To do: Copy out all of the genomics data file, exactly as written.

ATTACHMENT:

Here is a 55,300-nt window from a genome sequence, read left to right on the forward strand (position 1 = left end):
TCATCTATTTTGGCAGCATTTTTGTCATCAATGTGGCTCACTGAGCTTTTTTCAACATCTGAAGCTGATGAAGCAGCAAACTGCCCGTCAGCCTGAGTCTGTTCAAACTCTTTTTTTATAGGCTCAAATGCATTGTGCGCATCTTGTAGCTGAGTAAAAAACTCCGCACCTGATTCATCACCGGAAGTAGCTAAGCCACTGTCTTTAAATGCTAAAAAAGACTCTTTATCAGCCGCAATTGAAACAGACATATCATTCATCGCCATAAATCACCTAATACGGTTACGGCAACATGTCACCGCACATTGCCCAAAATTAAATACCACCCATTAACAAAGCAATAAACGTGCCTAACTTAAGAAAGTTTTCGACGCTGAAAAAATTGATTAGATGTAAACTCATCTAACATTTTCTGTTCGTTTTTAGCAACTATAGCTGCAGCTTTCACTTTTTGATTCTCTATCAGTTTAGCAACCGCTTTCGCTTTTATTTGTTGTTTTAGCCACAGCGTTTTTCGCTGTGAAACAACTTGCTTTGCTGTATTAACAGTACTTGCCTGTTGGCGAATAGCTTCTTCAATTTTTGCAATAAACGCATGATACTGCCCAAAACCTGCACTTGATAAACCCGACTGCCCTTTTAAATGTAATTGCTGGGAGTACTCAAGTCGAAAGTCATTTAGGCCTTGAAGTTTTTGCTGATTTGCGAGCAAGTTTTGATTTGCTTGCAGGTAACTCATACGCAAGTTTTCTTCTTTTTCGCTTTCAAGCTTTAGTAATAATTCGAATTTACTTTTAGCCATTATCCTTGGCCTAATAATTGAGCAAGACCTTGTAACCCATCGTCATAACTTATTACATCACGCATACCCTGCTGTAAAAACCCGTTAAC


Here is a 55,300-nt window from a genome sequence, read left to right on the forward strand (position 1 = left end):
TCATCTATTTTGGCAGCATTTTTGTCATCAATGTGGCTCACTGAGCTTTTTTCAACATCTGAAGCTGATGAAGCAGCAAACTGCCCGTCAGCCTGAGTCTGTTCAAACTCTTTTTTTATAGGCTCAAATGCATTGTGCGCATCTTGTAGCTGAGTAAAAAACTCCGCACCTGATTCATCACCGGAAGTAGCTAAGCCACTGTCTTTAAATGCTAAAAAAGACTCTTTATCAGCCGCAATTGAAACAGACATATCATTCATCGCCATAAATCACCTAATACGGTTACGGCAACATGTCACCGCACATTGCCCAAAATTAAATACCACCCATTAACAAAGCAATAAACGTGCCTAACTTAAGAAAGTTTTCGACGCTGAAAAAATTGATTAGATGTAAACTCATCTAACATTTTCTGTTCGTTTTTAGCAACTATAGCTGCAGCTTTCACTTTTTGATTCTCTATCAGTTTAGCAACCGCTTTCGCTTTTATTTGTTGTTTTAGCCACAGCGTTTTTCGCTGTGAAACAACTTGCTTTGCTGTATTAACAGTACTTGCCTGTTGGCGAATAGCTTCTTCAATTTTTGCAATAAACGCATGATACTGCCCAAAACCTGCACTTGATAAACCCGACTGCCCTTTTAAATGTAATTGCTGGGAGTACTCAAGTCGAAAGTCATTTAGGCCTTGAAGTTTTTGCTGATTTGCGAGCAAGTTTTGATTTGCTTGCAGGTAACTCATACGCAAGTTTTCTTCTTTTTCGCTTTCAAGCTTTAGTAATAATTCGAATTTACTTTTAGCCATTATCCTTGGCCTAATAATTGAGCAAGACCTTGTAACCCATCGTCATAACTTATTACATCACGCATACCCTGCTGTAAAAACCCGTTAAC